The funny thing is that I don’t expect to find any sort of resolution. There’s no magic salve or cut and dry answer that will help soothe or squelch them.

For now, I’m just letting them be heard and known in a safe place, hoping that giving them air to breathe will set them free once and for all.

]]> 2
Why I Volunteer Even More At The High School Tue, 18 Nov 2014 23:18:50 +0000

My name is Mir, and I’m demanding.

It’s true, and I know it. I don’t mean that I’m obnoxious (I hope I’m not) or unreasonable (I don’t think I am), but I do want what I want and I’m not afraid to say so. In this phase of my life, that translates into spending an inordinate amount of time advocating for my children; while the IEP system is in place to accommodate kids like them (with various special needs), IEPs are neither magic nor automatic. My involvement in the process is necessary to make sure things run smoothly, and I consider that both my right and my privilege. That said, I want to be seen as part of my kids’ educational team, not just a parent making demands.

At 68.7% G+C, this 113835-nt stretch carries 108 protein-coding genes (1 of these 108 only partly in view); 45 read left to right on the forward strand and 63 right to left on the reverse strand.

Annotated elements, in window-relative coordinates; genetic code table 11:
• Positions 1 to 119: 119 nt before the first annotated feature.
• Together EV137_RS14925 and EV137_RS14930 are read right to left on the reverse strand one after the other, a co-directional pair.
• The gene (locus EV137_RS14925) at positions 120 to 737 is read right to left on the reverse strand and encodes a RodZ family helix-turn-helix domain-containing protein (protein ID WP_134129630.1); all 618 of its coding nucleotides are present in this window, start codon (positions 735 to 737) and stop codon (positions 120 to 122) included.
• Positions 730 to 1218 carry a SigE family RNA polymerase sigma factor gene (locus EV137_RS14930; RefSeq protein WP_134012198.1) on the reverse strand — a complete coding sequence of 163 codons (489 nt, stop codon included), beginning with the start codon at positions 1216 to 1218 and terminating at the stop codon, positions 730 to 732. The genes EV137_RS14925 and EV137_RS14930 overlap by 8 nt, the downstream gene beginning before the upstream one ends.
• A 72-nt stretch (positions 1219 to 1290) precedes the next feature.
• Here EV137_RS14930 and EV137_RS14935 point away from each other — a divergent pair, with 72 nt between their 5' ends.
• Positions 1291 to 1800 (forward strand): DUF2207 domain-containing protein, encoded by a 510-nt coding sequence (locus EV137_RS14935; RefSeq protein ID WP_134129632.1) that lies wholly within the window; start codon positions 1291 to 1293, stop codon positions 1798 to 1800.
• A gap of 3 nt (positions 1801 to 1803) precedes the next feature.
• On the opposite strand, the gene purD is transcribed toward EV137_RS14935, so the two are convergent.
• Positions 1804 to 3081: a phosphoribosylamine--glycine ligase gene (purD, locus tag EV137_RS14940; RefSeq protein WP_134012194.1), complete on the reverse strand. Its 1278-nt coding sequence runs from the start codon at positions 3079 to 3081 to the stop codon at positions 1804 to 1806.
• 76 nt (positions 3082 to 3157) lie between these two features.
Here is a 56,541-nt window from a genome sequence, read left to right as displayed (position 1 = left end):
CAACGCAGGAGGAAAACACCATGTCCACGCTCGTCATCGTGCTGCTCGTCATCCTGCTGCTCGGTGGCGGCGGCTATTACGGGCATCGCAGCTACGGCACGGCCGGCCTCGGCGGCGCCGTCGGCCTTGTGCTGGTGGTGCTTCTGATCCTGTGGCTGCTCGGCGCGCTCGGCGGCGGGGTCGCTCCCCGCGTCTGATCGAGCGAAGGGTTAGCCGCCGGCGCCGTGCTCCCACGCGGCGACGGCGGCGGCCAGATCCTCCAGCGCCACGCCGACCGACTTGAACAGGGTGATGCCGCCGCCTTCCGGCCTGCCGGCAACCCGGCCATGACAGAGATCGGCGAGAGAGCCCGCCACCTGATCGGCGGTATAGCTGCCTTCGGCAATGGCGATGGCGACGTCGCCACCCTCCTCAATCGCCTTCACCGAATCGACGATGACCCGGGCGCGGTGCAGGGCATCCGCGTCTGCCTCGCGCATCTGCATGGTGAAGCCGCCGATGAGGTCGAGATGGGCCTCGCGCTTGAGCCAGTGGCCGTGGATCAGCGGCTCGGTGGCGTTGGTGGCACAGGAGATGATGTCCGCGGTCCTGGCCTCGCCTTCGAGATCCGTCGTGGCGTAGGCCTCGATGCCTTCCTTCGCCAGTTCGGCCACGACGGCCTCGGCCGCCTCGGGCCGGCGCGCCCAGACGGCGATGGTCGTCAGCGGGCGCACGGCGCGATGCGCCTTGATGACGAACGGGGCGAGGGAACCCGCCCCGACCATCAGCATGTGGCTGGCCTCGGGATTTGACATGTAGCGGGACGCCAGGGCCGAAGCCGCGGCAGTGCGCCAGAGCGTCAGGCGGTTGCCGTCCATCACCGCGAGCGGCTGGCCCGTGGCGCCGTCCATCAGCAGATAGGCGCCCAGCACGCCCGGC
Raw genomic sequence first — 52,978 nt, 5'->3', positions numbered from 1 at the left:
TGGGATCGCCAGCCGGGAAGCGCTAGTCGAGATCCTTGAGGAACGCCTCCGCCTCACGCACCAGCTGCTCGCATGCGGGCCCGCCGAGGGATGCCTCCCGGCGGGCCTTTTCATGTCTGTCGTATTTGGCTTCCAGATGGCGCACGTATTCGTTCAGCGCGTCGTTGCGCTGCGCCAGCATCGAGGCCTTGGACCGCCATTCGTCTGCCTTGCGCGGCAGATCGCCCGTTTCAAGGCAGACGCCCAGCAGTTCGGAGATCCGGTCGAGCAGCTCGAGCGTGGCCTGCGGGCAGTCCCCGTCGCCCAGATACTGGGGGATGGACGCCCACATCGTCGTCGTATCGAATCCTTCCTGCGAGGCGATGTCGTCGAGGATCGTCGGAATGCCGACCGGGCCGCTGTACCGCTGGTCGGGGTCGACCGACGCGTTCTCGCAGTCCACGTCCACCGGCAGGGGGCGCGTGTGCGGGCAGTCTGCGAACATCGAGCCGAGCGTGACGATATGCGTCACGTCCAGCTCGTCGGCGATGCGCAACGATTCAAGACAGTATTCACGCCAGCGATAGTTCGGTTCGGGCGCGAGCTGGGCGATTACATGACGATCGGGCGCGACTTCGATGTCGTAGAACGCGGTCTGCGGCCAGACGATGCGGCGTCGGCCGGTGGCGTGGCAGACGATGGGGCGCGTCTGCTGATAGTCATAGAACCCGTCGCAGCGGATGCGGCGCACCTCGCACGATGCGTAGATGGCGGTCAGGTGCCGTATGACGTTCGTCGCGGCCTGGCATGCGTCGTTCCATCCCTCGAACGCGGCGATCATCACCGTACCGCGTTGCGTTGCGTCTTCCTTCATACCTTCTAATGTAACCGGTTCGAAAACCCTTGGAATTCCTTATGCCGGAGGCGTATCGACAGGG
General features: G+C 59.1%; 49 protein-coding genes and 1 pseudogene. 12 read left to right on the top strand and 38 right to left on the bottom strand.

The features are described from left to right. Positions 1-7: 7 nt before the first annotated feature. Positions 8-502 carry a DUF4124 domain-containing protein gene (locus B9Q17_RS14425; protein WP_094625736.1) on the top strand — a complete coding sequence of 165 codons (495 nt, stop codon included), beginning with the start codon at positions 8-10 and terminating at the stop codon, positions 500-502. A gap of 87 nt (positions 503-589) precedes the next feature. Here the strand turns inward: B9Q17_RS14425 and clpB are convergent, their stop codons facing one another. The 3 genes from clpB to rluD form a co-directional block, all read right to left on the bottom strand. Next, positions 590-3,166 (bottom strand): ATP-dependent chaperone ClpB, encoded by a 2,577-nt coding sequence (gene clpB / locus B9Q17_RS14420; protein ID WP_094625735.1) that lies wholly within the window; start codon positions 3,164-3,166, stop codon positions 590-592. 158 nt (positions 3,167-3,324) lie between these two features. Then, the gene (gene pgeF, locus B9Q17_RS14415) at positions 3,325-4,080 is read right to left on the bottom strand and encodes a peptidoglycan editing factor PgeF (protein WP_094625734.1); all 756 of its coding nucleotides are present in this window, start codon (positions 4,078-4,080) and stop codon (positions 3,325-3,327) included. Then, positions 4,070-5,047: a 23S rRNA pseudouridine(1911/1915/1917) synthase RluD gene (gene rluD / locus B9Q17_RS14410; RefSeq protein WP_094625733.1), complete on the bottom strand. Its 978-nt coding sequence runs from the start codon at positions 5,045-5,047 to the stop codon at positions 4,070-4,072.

I have always volunteered in some capacity with my children’s schools/activities, throughout the years. And yes, it started because of this team mentality—hey, teachers, I’m on your side! I’m here to help!—but it has grown to more than that, and now that my kids are at an age where many parents let go and step back, my husband and I are at school more than ever. I don’t think that’s a bad thing. Believe me, my kids aren’t shy about voicing their displeasure with us, and I have yet to hear, “Do you have to be there?” (In fact, what I usually hear is, “Can you come?” As often as possible, the answer is, “Absolutely.”)

Several times now when I’ve written about volunteering, someone has responded in a huff about how not everyone has the luxury of participating this way. While I know that sometimes there are extenuating circumstances that simply cannot be made to accommodate the time needed, I believe that most parents can find a way to make some volunteer time a reality if it’s important to them. [Edited to add: Even if that means showing up just once the entire year for an hour.] We work full-time and have busy lives and yes, sometimes I would much rather take a nap than go spend hours at school, sure. It’s not always easy or convenient, but I will be there as much as I can, and here’s why: